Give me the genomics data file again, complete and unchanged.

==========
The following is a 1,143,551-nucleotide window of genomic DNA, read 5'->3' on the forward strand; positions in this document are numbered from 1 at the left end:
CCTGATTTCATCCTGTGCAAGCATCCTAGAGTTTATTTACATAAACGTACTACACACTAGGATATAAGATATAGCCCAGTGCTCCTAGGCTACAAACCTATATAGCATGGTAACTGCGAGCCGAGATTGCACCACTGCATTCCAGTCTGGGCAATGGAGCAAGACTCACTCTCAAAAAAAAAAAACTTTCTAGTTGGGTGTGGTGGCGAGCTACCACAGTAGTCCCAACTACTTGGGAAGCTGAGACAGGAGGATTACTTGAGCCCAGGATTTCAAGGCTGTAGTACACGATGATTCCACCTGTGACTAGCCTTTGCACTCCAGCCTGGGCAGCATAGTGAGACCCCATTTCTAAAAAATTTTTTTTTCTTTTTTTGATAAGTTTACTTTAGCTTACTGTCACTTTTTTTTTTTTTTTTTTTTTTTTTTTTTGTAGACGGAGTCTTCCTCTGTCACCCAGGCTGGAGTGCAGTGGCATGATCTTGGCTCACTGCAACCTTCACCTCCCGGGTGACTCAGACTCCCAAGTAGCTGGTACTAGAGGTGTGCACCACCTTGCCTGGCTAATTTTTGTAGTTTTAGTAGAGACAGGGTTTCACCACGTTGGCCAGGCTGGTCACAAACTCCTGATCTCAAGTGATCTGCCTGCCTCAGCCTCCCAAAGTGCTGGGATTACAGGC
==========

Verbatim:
The following is a 1,143,551-nucleotide window of genomic DNA, read 5'->3' on the forward strand; positions in this document are numbered from 1 at the left end:
CCTGATTTCATCCTGTGCAAGCATCCTAGAGTTTATTTACATAAACGTACTACACACTAGGATATAAGATATAGCCCAGTGCTCCTAGGCTACAAACCTATATAGCATGGTAACTGCGAGCCGAGATTGCACCACTGCATTCCAGTCTGGGCAATGGAGCAAGACTCACTCTCAAAAAAAAAAAACTTTCTAGTTGGGTGTGGTGGCGAGCTACCACAGTAGTCCCAACTACTTGGGAAGCTGAGACAGGAGGATTACTTGAGCCCAGGATTTCAAGGCTGTAGTACACGATGATTCCACCTGTGACTAGCCTTTGCACTCCAGCCTGGGCAGCATAGTGAGACCCCATTTCTAAAAAATTTTTTTTTCTTTTTTTGATAAGTTTACTTTAGCTTACTGTCACTTTTTTTTTTTTTTTTTTTTTTTTTTTTTGTAGACGGAGTCTTCCTCTGTCACCCAGGCTGGAGTGCAGTGGCATGATCTTGGCTCACTGCAACCTTCACCTCCCGGGTGACTCAGACTCCCAAGTAGCTGGTACTAGAGGTGTGCACCACCTTGCCTGGCTAATTTTTGTAGTTTTAGTAGAGACAGGGTTTCACCACGTTGGCCAGGCTGGTCACAAACTCCTGATCTCAAGTGATCTGCCTGCCTCAGCCTCCCAAAGTGCTGGGATTACAGGC